SECTION 106 FAQs
Please be aware that the Alabama Historical commission does not approve or “clear” projects. Under Section 106 of the National Historic Preservation Act, our role is to advise federal agencies with respect to cultural resources. The federal agency responsible for an undertaking determines whether a project will move forward. The Council's regulations provide that the SHPO has thirty (30) days from the receipt of adequate documentation to respond to a request for project review. Keep in mind that the SHPO may have to request additional information, so the first response you receive might not be a determination of no adverse effect. Each time information is submitted to our office, the 30-day review clock starts over.
If you are concerned about the date the SHPO actually receives your request, you may want to send it by certified mail. We cannot accept emailed projects at this time.
A survey is required only when the project area has a high potential for the presence of archaeological or historic resources. A survey is done to locate any historic properties that maybe within or near your project area. The project’s potential impacts to the resource(s) found are then determined. The archaeological survey and the report must meet the guidelines in AHC’s Policy for Archaeological Survey and Testing in Alabama. If an architectural survey is required, the survey and report must meet Alabama’s Architectural Guidelines.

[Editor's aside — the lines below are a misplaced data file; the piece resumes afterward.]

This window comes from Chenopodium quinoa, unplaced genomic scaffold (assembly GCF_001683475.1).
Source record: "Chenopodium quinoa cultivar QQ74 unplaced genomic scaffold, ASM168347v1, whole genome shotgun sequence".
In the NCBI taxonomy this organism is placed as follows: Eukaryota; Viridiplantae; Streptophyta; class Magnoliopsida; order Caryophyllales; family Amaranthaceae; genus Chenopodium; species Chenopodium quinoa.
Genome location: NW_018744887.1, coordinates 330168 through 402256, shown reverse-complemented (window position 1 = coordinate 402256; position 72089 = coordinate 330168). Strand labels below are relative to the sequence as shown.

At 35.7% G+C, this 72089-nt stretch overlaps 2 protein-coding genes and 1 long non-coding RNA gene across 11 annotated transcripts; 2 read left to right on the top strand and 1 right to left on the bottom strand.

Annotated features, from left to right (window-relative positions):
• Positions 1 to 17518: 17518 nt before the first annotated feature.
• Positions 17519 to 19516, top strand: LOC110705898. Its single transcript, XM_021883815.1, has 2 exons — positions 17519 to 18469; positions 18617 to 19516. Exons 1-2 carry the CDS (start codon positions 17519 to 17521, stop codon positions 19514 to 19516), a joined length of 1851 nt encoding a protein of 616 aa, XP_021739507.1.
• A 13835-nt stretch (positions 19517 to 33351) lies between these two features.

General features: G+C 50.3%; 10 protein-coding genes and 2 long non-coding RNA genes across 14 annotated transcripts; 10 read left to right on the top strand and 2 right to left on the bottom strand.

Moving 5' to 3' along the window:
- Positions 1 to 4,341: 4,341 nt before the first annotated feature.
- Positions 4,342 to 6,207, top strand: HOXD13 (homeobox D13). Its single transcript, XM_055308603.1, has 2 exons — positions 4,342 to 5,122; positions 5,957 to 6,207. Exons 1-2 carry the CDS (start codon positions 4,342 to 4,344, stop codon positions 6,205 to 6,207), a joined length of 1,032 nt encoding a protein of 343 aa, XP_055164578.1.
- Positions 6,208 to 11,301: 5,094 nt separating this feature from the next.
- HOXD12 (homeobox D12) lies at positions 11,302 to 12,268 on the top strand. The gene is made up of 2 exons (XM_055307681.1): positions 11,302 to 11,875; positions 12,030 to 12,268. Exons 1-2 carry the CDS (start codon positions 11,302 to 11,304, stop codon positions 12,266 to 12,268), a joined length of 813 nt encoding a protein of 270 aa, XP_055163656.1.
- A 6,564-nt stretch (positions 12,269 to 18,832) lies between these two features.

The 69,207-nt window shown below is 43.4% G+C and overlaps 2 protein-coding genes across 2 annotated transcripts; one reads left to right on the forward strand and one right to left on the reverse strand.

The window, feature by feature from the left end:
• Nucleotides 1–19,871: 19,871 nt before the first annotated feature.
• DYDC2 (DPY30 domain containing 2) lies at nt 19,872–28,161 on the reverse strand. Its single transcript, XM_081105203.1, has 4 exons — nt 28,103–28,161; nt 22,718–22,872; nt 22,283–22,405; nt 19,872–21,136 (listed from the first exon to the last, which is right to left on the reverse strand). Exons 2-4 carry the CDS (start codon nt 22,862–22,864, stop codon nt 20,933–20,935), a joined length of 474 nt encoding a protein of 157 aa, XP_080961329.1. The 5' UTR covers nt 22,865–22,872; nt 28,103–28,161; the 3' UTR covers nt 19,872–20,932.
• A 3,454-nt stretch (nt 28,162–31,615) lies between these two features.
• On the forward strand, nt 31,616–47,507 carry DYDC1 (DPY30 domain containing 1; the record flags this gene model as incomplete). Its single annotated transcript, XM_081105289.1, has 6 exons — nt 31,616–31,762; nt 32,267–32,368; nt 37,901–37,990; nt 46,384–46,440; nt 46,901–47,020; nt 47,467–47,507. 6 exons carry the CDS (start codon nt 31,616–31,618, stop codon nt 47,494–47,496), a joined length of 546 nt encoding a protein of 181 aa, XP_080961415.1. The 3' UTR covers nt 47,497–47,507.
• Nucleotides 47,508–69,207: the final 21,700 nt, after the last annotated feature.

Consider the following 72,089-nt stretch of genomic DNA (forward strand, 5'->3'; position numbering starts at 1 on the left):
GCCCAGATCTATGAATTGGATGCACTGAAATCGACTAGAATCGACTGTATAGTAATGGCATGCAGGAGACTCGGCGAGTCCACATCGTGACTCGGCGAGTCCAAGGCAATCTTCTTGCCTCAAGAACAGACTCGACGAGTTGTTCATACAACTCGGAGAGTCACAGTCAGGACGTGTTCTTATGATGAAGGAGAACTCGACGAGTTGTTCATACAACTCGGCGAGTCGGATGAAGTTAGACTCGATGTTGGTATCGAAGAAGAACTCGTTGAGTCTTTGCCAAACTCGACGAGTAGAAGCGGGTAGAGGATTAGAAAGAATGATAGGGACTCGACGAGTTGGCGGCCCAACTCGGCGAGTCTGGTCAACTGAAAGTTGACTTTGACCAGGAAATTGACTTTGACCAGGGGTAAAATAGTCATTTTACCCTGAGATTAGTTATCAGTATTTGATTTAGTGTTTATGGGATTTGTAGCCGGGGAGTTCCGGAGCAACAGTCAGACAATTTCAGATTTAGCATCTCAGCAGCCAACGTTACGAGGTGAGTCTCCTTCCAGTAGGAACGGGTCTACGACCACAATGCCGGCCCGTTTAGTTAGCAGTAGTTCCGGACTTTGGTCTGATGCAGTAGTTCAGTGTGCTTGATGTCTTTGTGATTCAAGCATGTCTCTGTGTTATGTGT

If a historic structure or archaeological site is discovered on your project site, we will work with the federal agency and others involved to determine whether the resource is significant. Further field work may be required. If it is significant, we will work together to avoid, minimize, or mitigate the project’s impacts to the resource. The AHC does not “stop” projects.
If we ask that a cultural resources survey be performed, you will need to hire a qualified professional who meets the Secretary of the Interior’s Professional Qualification Standards. We do not keep a list of “approved” consultants.
No. Because we review the survey reports we cannot perform the survey. This would be a conflict of interest.
In the case of federally funded projects, the responsible federal agency pays for the survey and for any additional investigations that ultimately might be necessary. Cultural resource costs associated with federally permitted projects are the responsibility of the developer or applicant.